Having noticed such a difference when using the drugs Paul can fully understand how they could lead someone to push themselves beyond their limits.

But with few others who are willing to openly admit to the problem more people could find themselves pushing that step too far, as Tommy did.

"People talk about the dangers of Formula 1 and climbing Everest but the numbers would bear no comparison to those who are killed each year as professional cyclists," says Paul.

Scandalous

It seems scandal is never far away from the sport of cycling.

David Millar, perhaps the UK's most successful cyclist since Tommy Simpson, was given a two-year ban in August 2004 for using banned substances, and many top European stars have faced drug bans during their careers.

Yet interest in the sport is on the up. After Britain's medal winning efforts in Athens the public have become interested in cycling.

September 2004's Tour of Britain attracted huge crowds nationwide, with fans turning up to watch their Olympic heroes strut their stuff.

But do even Olympic stars turn a blind eye?

David Brailsford
Team Great Britain is making a point of keeping drugs out of the sport

David Brailsford from the GB team comments, "I think it's fair to say the problem exists… and I think once you accept there is a problem you can go out and openly try to do something about it."

David says that Great Britain is doing something about it, with new programmes being put into place that will affect anyone who wants to represent their country in the sport.

Under the new system all riders in Team GB will have to submit to monthly drugs tests.

"That way we can ensure that anyone who rides for Britain is clean," explains David.

Paid for results

Part of the problem in cycling circles is that many teams are sponsored, so they have to show results to survive.

It is a different environment to national teams and competition for that elusive sponsorship dollar is fierce.

Even David Brailsford from Team GB admits the difficulty. "If people feel there is a possibility of fast-tracking results it can be difficult to resist the temptation."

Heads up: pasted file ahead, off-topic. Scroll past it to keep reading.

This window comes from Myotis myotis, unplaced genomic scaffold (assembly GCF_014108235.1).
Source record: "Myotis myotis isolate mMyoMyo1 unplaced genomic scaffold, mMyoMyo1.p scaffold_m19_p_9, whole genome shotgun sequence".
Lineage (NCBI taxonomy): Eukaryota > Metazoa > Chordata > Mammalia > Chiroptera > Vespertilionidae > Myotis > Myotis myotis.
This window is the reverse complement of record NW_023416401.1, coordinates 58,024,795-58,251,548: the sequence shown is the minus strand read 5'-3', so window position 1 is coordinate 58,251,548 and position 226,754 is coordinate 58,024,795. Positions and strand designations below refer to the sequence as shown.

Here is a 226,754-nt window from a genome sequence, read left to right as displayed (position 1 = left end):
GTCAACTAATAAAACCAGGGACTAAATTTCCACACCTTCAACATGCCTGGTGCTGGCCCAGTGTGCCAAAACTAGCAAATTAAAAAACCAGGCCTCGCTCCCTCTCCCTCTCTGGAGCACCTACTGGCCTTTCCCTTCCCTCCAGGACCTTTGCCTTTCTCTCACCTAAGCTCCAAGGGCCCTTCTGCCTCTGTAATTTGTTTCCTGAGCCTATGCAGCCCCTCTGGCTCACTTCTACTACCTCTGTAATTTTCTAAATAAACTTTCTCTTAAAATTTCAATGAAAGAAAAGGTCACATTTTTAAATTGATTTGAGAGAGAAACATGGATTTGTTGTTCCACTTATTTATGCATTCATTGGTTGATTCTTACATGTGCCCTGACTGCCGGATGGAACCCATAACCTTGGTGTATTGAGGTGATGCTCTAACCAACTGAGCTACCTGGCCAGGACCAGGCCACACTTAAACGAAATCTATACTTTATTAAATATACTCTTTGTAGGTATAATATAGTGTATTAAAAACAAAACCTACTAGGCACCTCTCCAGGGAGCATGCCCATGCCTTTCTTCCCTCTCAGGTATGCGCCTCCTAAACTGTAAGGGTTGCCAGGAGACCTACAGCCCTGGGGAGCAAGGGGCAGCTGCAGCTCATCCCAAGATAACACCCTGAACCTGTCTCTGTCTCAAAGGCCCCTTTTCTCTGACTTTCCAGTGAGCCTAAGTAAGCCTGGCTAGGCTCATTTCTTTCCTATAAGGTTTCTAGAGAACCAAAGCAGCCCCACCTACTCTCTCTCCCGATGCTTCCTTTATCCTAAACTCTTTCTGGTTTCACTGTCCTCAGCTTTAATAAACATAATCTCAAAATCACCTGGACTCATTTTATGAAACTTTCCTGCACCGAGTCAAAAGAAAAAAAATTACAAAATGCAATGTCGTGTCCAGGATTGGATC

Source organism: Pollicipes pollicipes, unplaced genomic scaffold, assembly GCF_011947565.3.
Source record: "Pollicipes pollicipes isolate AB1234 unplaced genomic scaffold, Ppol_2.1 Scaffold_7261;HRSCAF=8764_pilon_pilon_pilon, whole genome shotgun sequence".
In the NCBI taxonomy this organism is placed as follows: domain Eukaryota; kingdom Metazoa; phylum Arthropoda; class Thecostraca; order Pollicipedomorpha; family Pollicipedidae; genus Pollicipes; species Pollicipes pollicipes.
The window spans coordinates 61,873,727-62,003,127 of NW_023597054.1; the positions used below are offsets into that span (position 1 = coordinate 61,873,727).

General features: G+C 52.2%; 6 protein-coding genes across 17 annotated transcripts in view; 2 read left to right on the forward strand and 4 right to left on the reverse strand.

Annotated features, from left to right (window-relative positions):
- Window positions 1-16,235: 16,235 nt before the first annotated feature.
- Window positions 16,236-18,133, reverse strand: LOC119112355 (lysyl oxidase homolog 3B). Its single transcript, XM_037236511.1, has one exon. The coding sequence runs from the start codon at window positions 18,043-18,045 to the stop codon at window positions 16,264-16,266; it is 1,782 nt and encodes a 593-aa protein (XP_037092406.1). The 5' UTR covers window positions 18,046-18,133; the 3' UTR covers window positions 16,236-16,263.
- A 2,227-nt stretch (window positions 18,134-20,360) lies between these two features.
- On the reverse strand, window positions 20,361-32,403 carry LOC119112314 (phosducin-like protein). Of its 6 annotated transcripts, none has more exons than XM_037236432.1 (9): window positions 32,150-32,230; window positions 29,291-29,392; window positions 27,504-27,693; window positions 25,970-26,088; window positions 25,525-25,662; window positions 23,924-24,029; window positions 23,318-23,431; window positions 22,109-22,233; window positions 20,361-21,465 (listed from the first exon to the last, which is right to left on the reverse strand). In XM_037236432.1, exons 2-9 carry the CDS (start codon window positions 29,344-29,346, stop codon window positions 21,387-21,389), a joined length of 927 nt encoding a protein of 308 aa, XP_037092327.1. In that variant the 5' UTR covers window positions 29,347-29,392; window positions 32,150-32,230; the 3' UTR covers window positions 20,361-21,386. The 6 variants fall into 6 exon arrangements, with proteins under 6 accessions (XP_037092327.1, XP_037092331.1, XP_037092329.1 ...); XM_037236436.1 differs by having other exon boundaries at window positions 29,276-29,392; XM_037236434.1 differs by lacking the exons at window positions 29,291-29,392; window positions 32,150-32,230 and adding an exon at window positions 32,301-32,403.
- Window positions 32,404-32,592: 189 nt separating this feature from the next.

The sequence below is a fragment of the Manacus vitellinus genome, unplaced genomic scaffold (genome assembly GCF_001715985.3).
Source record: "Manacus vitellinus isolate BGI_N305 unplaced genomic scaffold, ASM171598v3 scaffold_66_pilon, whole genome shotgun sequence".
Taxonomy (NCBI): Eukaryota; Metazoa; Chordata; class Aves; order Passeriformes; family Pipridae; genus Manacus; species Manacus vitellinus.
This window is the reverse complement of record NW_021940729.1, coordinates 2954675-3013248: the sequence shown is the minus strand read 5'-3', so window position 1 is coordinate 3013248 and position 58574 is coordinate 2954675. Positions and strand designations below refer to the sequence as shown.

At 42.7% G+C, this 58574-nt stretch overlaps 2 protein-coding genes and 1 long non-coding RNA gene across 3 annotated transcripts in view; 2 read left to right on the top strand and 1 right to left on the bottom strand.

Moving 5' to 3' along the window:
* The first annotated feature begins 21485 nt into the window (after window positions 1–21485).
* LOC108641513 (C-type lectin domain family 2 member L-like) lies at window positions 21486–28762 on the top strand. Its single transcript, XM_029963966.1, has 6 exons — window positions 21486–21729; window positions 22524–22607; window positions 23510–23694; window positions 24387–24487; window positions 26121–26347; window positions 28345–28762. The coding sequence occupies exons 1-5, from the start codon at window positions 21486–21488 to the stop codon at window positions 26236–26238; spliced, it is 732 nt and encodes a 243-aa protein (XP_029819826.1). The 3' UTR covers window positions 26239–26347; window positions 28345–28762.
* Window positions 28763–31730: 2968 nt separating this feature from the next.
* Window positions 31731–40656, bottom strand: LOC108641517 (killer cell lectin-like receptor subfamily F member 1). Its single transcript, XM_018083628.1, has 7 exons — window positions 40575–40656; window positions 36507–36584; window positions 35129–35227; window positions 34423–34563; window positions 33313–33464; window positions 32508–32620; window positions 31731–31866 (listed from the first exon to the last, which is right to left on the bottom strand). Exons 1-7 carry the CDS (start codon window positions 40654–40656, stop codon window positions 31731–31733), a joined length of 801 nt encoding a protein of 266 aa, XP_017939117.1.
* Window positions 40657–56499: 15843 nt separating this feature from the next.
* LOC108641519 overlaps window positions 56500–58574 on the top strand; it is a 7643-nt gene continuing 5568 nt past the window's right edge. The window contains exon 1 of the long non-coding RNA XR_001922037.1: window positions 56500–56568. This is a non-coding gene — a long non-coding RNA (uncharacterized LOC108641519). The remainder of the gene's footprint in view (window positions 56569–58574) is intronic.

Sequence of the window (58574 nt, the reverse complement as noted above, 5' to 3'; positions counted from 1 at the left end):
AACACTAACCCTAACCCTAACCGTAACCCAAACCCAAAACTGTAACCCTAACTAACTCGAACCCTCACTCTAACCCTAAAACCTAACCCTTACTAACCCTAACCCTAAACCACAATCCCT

"The only way to combat it is if all sponsorship companies refuse to give contracts to riders involved in drugs."
David Brailsford

Tommy Simpson was a cyclist who pushed himself to the limits to keep winning as that would ensure the continuation of his own sponsorship, but have things changed?

The only way to stop widespread drug usage is for the money to stop, after all - money talks.

Looking to the future

There is no doubting that Tommy Simpson's drug use wasn't a one off.

It is widely known that cyclists of his era used performance enhancing drugs on a regular basis, partly because there was no stigma attached to it.

Tommy's nephew Chris
Keen cyclists like Chris Jackson want the sport's image improved

What is surprising though, is that the sport still hasn't got rid of drug use.

Chris Jackson is hopeful for the future of cycling and feels that there is some progress being made, albeit slowly and perhaps rather late.

The International Cycling Union is getting tougher on drug users and events such as the Olympics, where drug testing is prolific, can only help to keep drug use in check.

Lets hope that in the near future this sport, often plagued by controversy, can become one famous for its heroic feats of athleticism and known for its clean image.

See also ...

On bbc.co.uk
Sport - Cycling
Remembering Mr Tom

On the rest of the web
International Cycling Union
British Cycling

The BBC is not responsible for the content of external websites